Microsoft Shows How Edge Is Still Better Than Chrome

Microsoft may have already surrendered the browser market to Google with the switch to the Chrome engine, but the company still believes Edge has the competition beat.

At least, in certain areas.

The big switch took many by surprise, with some seeing it as an admission from Redmond that EdgeHTML is a failure. No matter which side of the fence you are on, this change to the Chromium engine is what may help the company gain a bigger slice of the pie in the near future.

This change, as well as other improvements and enhancements that Microsoft rolls out for Edge now that it is free of the shackles of biannual updates with every major new Windows 10 version.

Sure, this mean that the software giant can no longer go with its typical Edge marketing push, and will need to highlight any and everything that puts its browser in a good light.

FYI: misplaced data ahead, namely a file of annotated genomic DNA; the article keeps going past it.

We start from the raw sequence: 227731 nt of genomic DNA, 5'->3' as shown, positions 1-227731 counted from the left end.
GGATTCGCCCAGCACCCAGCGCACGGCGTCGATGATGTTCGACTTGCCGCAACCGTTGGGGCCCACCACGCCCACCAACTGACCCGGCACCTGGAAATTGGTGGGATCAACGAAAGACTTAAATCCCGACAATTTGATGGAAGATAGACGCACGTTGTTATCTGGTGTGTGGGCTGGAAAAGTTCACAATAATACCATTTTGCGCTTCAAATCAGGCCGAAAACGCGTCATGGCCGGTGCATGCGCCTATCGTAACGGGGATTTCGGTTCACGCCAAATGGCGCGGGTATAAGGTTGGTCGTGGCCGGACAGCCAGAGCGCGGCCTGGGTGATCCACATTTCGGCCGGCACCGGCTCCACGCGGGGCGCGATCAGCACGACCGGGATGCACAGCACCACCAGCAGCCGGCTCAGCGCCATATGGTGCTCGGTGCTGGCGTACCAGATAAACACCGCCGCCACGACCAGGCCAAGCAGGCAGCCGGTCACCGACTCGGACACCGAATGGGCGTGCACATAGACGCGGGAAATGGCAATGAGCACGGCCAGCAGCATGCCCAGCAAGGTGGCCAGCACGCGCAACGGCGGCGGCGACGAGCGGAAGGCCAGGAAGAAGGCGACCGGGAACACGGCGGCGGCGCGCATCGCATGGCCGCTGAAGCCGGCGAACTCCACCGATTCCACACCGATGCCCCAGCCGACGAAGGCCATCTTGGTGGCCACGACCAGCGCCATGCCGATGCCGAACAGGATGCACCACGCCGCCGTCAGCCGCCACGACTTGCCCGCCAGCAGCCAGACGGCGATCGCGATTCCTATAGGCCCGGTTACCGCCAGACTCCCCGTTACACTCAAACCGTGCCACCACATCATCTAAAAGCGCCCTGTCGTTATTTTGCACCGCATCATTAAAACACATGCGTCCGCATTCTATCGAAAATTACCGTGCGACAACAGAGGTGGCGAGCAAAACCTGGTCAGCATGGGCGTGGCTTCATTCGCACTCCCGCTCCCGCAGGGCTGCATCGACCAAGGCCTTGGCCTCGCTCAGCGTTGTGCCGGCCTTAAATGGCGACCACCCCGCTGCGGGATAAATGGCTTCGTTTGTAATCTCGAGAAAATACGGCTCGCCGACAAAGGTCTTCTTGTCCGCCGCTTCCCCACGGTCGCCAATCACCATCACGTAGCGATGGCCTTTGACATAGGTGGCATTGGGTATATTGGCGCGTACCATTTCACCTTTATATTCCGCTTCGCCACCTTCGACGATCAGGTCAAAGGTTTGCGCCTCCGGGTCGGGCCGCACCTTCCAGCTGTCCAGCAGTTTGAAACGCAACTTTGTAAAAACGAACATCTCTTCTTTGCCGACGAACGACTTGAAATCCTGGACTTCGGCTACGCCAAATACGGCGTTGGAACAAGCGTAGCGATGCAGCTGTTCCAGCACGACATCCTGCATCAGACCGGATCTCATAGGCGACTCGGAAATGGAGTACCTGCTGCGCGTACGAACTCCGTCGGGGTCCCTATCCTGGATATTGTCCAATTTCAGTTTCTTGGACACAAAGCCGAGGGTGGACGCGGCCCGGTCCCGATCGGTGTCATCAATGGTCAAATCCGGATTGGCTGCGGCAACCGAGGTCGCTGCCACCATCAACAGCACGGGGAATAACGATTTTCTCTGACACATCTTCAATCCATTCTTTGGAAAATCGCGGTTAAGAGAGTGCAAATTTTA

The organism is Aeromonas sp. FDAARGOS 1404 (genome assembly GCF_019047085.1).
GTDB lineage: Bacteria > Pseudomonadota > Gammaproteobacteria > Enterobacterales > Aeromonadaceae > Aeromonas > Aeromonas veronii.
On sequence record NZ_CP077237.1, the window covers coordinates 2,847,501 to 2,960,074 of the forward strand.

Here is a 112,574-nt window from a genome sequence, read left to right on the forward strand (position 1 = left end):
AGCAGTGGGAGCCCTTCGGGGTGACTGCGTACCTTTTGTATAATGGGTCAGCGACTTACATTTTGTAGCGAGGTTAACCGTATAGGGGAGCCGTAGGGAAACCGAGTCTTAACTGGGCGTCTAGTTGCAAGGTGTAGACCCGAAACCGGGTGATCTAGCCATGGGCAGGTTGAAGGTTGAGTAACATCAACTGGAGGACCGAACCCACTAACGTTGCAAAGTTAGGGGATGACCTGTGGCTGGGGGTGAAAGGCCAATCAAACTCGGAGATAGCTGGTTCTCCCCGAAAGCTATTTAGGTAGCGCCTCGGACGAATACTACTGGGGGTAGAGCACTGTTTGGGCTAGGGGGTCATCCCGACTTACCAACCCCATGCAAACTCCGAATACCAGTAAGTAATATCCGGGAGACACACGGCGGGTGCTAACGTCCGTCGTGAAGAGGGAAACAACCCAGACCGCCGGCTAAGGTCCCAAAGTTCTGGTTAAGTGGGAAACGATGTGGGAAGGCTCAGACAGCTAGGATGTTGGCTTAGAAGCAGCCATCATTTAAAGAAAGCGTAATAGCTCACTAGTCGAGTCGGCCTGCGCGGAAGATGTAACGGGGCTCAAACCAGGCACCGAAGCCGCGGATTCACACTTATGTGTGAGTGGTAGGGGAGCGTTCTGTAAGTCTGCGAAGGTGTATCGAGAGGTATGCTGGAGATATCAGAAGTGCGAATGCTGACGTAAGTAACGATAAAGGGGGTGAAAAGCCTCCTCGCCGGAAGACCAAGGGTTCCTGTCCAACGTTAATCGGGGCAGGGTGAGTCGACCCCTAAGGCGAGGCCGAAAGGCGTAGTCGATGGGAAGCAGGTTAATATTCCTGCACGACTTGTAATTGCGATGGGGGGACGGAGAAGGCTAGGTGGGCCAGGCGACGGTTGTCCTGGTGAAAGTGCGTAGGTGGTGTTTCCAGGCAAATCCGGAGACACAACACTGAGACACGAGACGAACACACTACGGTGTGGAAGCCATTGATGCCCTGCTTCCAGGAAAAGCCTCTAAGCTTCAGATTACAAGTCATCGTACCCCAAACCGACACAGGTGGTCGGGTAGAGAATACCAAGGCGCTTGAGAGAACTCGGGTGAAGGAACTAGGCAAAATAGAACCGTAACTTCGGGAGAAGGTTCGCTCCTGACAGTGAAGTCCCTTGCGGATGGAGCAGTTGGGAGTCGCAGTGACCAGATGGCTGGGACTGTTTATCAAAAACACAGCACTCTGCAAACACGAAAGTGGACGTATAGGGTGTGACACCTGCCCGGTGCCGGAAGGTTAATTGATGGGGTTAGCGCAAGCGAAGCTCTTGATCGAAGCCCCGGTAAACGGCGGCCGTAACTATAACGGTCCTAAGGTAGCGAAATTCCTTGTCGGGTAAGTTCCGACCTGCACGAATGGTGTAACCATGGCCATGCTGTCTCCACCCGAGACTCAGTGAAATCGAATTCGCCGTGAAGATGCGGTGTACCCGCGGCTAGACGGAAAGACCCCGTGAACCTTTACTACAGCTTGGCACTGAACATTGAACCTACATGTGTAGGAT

One such notion is how much Microsoft Edge is improving in terms of power efficiency compared to its rivals in the browser space.

Particularly, now that the October 2018 Update is up for grabs.

To that end, the company has done just that — though with a different approach this time.

Instead of publicly talking about how good Edge is, the company has published the results on GitHub. In other words, this is a place that is very likely to be missed by most users and only developers that frequent the website will find out the details.

Getting down to statistics, this new test is not too different than the previous power efficiency tests that Microsoft conducted in the years gone by.

It basically involves running an HTML5 video full-screen on a Surface Book with predefined configuration settings like display brightness set to 50% and volume set to mute. The same settings were used in all tests on all browsers.

And, well, Microsoft Edge won it convincingly, offering 16 hours of video playback, versus 13 hours by Google Chrome.

What does this mean for users, you ask?

With Microsoft moving to Chromium, the difference will pretty much go away. Power efficiency will then come down to how much Redmond manages to optimize its browser on the outside.

Oh well, you win some, you lose some. Right?

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